Emily Stone, LICSW, social worker and Senior Clinical Strategist at Mightier
Whenever a new year begins, we tend to gravitate towards new goals.
Whether your goal is more movement throughout the day, extra time together as a family during the weeknights, or practicing a new skill like mindfulness, these things take time and practice.
At Mightier, we love to talk about routine. Routine is how we organize and get things done. It can help the world to feel a bit less overwhelming and can help us to prioritize.
When it comes to new goals, routine helps to ensure time is carved out to practice new things. It is how we make time and space for things that are outside of our more ritualistic daily activities.
At first, this new routine and goal can feel really exciting. Trying something new can spark a boost in mood, self-esteem, and positive feelings.
As time goes on, a new goal can become more challenging. The natural tendency is sometimes to give up or take a break. This is okay! It is natural to feel like this! Our body and brain are working in overdrive to learn and change behavior.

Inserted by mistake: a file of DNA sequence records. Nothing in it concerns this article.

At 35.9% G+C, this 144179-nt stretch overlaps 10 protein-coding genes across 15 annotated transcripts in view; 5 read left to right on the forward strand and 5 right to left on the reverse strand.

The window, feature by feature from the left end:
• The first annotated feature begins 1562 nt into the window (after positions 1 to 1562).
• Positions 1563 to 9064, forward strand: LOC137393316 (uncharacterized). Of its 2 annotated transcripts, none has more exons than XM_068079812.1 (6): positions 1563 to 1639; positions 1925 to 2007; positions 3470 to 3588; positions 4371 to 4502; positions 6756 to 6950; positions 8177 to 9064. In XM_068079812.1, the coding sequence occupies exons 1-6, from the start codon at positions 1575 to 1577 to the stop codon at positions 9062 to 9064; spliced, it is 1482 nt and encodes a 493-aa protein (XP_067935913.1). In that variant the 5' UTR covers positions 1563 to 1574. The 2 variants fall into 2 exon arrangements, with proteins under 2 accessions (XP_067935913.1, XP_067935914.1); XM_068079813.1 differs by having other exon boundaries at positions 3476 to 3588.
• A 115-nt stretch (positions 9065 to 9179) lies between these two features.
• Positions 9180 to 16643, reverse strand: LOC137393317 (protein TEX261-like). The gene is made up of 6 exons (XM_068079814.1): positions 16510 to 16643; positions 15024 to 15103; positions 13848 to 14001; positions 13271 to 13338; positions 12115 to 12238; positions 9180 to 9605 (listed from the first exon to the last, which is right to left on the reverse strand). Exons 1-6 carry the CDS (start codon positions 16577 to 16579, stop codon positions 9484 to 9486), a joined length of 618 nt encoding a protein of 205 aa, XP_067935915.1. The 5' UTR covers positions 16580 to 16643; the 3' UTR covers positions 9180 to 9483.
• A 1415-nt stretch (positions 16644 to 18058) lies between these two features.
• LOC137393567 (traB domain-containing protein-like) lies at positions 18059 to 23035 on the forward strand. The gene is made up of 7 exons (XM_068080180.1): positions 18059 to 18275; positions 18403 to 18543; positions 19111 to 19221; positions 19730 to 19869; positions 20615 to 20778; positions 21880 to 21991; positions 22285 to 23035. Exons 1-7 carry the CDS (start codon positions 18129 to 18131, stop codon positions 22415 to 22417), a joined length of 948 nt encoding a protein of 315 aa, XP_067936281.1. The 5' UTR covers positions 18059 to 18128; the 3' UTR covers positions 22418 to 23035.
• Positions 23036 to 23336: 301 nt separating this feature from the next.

This is when routine can come in handy. It helps us to stick to our plan and persevere through times where it does not feel natural or like it may be too challenging.
Do I mean that if your goal is more time together as a family on weeknights that you have to have an elaborate, nightly activity for your family? Of course not! Does it mean that if you want to get more movement into your day that you have to go run 6 miles every morning? Definitely not!
In order to make time and space to learn new things, finding a routine that works for you and that is reasonable is crucial. That doesn’t mean starting off with what your end goal is and trying to do that every single day. It means slowly building up towards that goal in small, digestible steps. If you want to spend more time as a family, trying to have a game night one day of the week as an initial goal, may be easier to accomplish.
Like any muscle, our brain takes time and practice to get stronger and more flexible. Using routine can help carve out time to get this practice in.